Kids are back in school, sharing books, pencils, and jump ropes…and they could also be sharing head lice!
Head lice definitely cause heightened anxiety in parents and schools, but in actuality, they do not spread disease, are not a health hazard and are not a sign of poor hygiene. Although difficult to accept for those affected, lice infestation is rather benign. (Of course, the scratching isn’t so easy to deal with!)
Who is affected?
Head lice, or “pediculosis capitis,” are found worldwide, and infestations occur among all socioeconomic backgrounds. An estimated 6 to 12 million infestations of head lice occur in the U.S. each year. Infestation is most common among children 3 to 12 years of age. In fact, excluding the common cold, head lice affects more elementary school students in North America than all other communicable diseases combined.
What is a head louse?
The head louse is a grayish-white insect 2 to 4 mm in length. It is about the size of a sesame seed. The life span of the female is about one month. Once mature, she lays 7 to 10 eggs each day.
The eggs, commonly called “nits,” are oval capsules that hatch in eight days, releasing nymphs that require another eight days to mature. After hatching, egg cases (also called “nits”) become white and more visible. The nymphs mature over the next 8-12 days. Once adults, they can mate and the cycle starts over again.
How are lice transmitted?
The most likely form of transmission is direct contact with the scalp. Lice cannot fly, hop or jump. They can only crawl.
Other theories on how they spread include cross-transfer from articles of clothing on adjacent hooks and shared combs, hats, headphones, or towels. However, this type of transfer is rare. Also know that pets are not sources of transfer.
How do I know if my child has lice?
It can be hard to know, as most lice infestations are asymptomatic. Some children affected may even house a large number with no apparent symptoms. Itching results from sensitization to the louse’s saliva. However, this sensitization may take up to 4 to 6 weeks to materialize. Scratching can lead to secondary bacterial infection like impetigo. Pediatricians and parents should be suspicious that lice are present when children suffer from skin infections near the neck and ears.
What is the best way to diagnose lice?
The diagnosis is made by seeing live lice. However, this can be an arduous task given that they avoid light and crawl quickly. Studies have revealed that using a louse comb is more efficient for diagnosis than visual inspection. Some experts suggest that wet combing (with water, oil or conditioner as a lubricant) may be better than the dry technique, but this has not been compared in clinical studies.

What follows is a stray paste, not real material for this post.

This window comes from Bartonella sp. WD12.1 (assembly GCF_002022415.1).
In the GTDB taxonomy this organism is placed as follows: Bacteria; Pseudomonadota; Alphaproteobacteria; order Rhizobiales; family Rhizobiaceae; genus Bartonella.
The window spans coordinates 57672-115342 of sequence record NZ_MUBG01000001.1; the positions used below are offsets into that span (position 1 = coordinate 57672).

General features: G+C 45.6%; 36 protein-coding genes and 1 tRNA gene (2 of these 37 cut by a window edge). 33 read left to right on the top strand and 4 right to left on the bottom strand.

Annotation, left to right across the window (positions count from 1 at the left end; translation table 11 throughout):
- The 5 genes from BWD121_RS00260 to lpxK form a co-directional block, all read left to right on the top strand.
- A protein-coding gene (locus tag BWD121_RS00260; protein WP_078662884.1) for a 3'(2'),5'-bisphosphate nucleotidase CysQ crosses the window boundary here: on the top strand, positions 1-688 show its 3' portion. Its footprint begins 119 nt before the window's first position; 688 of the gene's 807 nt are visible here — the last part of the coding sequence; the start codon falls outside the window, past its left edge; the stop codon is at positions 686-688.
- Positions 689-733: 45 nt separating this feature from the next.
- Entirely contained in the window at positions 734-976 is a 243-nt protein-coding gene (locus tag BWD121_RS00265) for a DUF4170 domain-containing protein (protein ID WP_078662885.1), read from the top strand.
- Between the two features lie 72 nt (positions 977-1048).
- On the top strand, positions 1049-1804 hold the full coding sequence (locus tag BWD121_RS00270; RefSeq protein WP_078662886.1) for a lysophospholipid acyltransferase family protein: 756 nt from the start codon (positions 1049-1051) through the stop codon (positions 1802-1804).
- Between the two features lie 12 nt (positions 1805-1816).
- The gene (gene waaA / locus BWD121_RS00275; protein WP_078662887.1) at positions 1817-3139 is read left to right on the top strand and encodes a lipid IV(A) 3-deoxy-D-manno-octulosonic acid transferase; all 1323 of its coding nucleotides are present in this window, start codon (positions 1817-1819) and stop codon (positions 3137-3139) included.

Nits may be more easily noticed than live lice. However, examiners tend to mistake hair casts, dandruff, and debris for nits. Nits are firmly attached to the hair shaft and are much harder to remove than these other entities. Yet, nits without lice do not automatically indicate an active infestation. Nits may last for months despite successful treatment.
How do I prevent lice?
- Remind children not to share combs, brushes and hats.
- Identify affected children and treat promptly.
- It is not recommended to treat for lice unless the diagnosis is confirmed
How do I treat lice?
Once a visual diagnosis of head lice has been made, treatment with a pediculicide, a topical shampoo-like treatment, should begin. Since no treatment is 100% effective, manual removal of nits after treatment is recommended, using the following procedure:
- The task is easier with a fine-toothed nit comb
- The hair should be wet, with an added lubricant such as hair conditioner, vinegar, or olive oil
- The hair should first be brushed or combed to remove tangles
- Insert the fine-toothed comb near the crown until it gently touches the scalp, and then draw it firmly down and examine for lice after each stroke
Combing should be continued until no lice are found in each session, with repeat sessions every three to four days for several weeks, continuing for two weeks after any session in which a large, adult louse is found. The procedure may take 15 to 30 minutes.
When can my child return to school?
The AAP states that no child should be restricted from school due to head lice. Most researchers recommend that schools should abandon “no nits” policies. It is felt that children can return to school immediately after completion of the first application of a topical treatment or after the first wet combing session.
About Dr. Brittanny Boulanger
Brittanny Boulanger, MD, practices pediatrics at Harvard Vanguard Medical Associates in Burlington. A Dartmouth College graduate, she completed her medical degree at the University of Massachusetts Medical School in 2000. She pursued a pediatric residency and chief residency at the University of Rochester in Rochester, NY. Her interests include pediatric obesity and medical student teaching. She currently holds a monthly shared medical appointment (SMA) called SMArt Kids, which addresses the issue of pediatric obesity. She is the pediatric coordinator for the Harvard Medical School Patient Doctor II course. She also serves on the Executive Board of the Massachusetts Chapter of the American Academy of Pediatrics and the Massachusetts Medical Society Committee on Medical Education.